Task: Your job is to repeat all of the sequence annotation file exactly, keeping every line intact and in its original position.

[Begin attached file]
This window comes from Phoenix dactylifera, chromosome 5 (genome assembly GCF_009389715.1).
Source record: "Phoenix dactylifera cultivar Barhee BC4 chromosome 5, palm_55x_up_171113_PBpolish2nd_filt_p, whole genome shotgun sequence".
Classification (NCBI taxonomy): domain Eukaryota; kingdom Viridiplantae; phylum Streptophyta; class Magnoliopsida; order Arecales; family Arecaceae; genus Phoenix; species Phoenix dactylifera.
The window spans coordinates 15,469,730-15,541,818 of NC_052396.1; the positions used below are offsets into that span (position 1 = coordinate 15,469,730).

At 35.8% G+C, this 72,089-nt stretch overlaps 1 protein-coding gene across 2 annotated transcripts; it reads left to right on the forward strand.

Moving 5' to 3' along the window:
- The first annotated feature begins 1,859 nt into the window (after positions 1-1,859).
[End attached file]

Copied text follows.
This window comes from Phoenix dactylifera, chromosome 5 (genome assembly GCF_009389715.1).
Source record: "Phoenix dactylifera cultivar Barhee BC4 chromosome 5, palm_55x_up_171113_PBpolish2nd_filt_p, whole genome shotgun sequence".
Classification (NCBI taxonomy): domain Eukaryota; kingdom Viridiplantae; phylum Streptophyta; class Magnoliopsida; order Arecales; family Arecaceae; genus Phoenix; species Phoenix dactylifera.
The window spans coordinates 15,469,730-15,541,818 of NC_052396.1; the positions used below are offsets into that span (position 1 = coordinate 15,469,730).

At 35.8% G+C, this 72,089-nt stretch overlaps 1 protein-coding gene across 2 annotated transcripts; it reads left to right on the forward strand.

Moving 5' to 3' along the window:
- The first annotated feature begins 1,859 nt into the window (after positions 1-1,859).